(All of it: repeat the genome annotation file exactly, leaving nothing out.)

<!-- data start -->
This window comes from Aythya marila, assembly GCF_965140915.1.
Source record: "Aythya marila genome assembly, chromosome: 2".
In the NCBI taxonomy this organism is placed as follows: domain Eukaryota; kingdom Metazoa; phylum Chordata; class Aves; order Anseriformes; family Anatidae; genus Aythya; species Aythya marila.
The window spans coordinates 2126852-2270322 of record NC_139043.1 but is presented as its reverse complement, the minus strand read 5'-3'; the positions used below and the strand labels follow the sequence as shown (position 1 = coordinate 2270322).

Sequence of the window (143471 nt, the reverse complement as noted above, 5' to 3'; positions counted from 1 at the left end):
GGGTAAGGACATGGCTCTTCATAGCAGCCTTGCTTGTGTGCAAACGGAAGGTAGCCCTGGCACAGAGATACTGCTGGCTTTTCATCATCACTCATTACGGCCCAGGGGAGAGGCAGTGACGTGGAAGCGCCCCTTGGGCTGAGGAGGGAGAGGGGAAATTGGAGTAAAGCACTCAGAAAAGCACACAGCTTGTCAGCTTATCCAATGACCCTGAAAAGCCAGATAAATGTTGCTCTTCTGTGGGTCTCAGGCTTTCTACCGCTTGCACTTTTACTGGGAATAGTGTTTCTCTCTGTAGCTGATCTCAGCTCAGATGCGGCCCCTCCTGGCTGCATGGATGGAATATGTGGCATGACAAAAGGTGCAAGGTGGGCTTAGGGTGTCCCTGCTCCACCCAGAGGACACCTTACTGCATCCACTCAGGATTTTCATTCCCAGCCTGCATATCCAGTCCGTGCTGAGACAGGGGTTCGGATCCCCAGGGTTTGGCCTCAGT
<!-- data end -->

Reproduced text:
This window comes from Aythya marila, assembly GCF_965140915.1.
Source record: "Aythya marila genome assembly, chromosome: 2".
In the NCBI taxonomy this organism is placed as follows: domain Eukaryota; kingdom Metazoa; phylum Chordata; class Aves; order Anseriformes; family Anatidae; genus Aythya; species Aythya marila.
The window spans coordinates 2126852-2270322 of record NC_139043.1 but is presented as its reverse complement, the minus strand read 5'-3'; the positions used below and the strand labels follow the sequence as shown (position 1 = coordinate 2270322).

Sequence of the window (143471 nt, the reverse complement as noted above, 5' to 3'; positions counted from 1 at the left end):
GGGTAAGGACATGGCTCTTCATAGCAGCCTTGCTTGTGTGCAAACGGAAGGTAGCCCTGGCACAGAGATACTGCTGGCTTTTCATCATCACTCATTACGGCCCAGGGGAGAGGCAGTGACGTGGAAGCGCCCCTTGGGCTGAGGAGGGAGAGGGGAAATTGGAGTAAAGCACTCAGAAAAGCACACAGCTTGTCAGCTTATCCAATGACCCTGAAAAGCCAGATAAATGTTGCTCTTCTGTGGGTCTCAGGCTTTCTACCGCTTGCACTTTTACTGGGAATAGTGTTTCTCTCTGTAGCTGATCTCAGCTCAGATGCGGCCCCTCCTGGCTGCATGGATGGAATATGTGGCATGACAAAAGGTGCAAGGTGGGCTTAGGGTGTCCCTGCTCCACCCAGAGGACACCTTACTGCATCCACTCAGGATTTTCATTCCCAGCCTGCATATCCAGTCCGTGCTGAGACAGGGGTTCGGATCCCCAGGGTTTGGCCTCAGT